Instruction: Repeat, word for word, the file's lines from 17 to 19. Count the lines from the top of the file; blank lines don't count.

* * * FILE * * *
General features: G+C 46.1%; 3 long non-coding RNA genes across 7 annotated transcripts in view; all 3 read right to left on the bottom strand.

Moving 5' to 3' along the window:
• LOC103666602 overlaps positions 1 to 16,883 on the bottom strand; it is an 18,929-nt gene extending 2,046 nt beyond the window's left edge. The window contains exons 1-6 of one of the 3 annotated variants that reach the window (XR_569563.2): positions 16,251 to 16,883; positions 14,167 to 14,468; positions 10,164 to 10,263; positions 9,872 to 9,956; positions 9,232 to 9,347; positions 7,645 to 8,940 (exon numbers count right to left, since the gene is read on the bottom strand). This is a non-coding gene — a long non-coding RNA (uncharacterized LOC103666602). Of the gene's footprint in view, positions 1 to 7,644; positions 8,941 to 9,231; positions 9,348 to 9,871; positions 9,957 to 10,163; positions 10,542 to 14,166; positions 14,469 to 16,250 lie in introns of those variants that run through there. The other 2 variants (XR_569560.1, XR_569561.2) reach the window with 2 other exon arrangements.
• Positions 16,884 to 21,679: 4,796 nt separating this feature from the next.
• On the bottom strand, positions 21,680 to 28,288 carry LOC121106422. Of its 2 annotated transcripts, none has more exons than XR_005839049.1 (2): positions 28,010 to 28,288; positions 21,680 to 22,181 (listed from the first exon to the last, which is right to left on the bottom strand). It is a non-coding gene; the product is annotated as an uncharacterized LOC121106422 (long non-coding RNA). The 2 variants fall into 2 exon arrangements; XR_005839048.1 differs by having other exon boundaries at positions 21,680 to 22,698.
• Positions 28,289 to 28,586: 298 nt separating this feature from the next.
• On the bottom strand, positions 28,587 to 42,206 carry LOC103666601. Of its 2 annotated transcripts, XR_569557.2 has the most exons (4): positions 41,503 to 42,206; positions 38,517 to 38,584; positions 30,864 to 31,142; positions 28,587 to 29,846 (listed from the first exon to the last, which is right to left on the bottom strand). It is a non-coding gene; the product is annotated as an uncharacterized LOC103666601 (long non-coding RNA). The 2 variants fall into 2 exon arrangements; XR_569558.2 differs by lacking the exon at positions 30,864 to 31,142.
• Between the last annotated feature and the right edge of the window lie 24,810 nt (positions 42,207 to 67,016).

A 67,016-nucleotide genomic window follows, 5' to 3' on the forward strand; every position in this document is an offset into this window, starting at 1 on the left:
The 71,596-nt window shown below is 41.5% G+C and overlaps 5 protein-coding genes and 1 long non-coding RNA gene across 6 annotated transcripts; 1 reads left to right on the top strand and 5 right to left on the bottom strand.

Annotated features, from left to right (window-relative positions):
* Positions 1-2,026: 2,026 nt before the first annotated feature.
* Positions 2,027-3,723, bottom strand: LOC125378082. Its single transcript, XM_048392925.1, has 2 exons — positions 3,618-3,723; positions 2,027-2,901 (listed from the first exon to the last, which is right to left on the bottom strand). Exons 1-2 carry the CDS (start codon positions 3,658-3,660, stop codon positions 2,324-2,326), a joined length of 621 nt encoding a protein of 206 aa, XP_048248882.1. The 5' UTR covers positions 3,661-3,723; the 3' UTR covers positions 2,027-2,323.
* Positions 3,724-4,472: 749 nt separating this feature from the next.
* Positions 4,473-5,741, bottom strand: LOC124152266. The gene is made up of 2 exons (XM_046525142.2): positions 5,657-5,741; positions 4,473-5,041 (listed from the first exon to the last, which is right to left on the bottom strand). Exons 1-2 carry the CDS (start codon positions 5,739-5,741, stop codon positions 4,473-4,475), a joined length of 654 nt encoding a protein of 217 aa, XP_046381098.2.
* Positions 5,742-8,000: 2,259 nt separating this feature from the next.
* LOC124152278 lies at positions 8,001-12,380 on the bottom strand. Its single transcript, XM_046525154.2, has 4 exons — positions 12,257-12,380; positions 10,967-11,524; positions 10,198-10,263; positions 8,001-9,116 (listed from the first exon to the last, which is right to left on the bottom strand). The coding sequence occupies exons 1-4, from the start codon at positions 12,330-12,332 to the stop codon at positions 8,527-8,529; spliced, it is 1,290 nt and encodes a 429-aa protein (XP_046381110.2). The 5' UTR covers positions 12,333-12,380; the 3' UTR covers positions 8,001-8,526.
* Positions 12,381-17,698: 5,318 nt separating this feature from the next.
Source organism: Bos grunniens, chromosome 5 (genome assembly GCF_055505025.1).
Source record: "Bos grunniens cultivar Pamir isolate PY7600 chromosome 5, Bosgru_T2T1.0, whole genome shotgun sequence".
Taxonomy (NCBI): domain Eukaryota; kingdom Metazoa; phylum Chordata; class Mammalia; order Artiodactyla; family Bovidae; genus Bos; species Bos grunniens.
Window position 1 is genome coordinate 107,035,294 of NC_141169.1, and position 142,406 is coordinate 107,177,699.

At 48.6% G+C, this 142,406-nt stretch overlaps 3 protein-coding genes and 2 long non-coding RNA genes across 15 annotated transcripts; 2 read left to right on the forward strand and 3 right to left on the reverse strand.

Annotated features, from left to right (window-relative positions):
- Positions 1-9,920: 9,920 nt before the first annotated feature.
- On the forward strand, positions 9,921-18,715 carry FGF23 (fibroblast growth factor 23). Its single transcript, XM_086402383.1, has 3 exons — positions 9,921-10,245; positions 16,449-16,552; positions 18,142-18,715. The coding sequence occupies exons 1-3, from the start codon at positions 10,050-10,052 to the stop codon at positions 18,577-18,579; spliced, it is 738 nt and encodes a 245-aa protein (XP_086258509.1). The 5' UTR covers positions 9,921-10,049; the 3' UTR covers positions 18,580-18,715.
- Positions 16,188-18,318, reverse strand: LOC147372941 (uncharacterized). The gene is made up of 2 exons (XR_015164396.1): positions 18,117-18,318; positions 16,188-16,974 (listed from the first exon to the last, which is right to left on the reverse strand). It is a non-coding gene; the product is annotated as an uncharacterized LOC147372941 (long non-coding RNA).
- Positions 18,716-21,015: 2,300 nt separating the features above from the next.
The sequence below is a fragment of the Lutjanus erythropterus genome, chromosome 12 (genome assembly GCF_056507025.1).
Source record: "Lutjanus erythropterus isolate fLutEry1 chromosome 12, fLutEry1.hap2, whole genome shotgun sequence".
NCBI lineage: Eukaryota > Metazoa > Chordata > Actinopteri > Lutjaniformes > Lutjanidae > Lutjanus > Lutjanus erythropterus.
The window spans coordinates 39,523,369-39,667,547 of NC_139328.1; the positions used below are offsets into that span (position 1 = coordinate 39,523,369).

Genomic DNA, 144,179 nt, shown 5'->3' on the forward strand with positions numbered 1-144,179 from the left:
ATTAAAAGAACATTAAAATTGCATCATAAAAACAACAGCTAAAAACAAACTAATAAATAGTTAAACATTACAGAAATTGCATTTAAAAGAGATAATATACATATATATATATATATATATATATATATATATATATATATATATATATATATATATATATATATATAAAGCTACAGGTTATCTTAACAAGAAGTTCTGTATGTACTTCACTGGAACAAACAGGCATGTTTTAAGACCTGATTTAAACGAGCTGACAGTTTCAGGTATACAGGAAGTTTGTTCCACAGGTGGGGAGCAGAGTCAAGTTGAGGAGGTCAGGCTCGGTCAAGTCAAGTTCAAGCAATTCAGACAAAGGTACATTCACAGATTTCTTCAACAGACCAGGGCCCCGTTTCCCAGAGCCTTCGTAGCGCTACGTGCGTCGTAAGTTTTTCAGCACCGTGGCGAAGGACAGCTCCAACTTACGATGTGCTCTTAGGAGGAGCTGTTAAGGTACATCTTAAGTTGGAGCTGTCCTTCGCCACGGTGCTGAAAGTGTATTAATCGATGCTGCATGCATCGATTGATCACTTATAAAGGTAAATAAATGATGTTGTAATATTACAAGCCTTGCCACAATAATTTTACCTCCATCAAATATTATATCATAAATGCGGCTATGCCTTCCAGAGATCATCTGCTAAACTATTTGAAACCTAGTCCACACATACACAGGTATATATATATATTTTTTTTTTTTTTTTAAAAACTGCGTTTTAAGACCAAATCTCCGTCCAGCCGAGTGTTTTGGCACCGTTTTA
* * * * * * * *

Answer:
* LOC124152278 lies at positions 8,001-12,380 on the bottom strand. Its single transcript, XM_046525154.2, has 4 exons — positions 12,257-12,380; positions 10,967-11,524; positions 10,198-10,263; positions 8,001-9,116 (listed from the first exon to the last, which is right to left on the bottom strand). The coding sequence occupies exons 1-4, from the start codon at positions 12,330-12,332 to the stop codon at positions 8,527-8,529; spliced, it is 1,290 nt and encodes a 429-aa protein (XP_046381110.2). The 5' UTR covers positions 12,333-12,380; the 3' UTR covers positions 8,001-8,526.
* Positions 12,381-17,698: 5,318 nt separating this feature from the next.
Source organism: Bos grunniens, chromosome 5 (genome assembly GCF_055505025.1).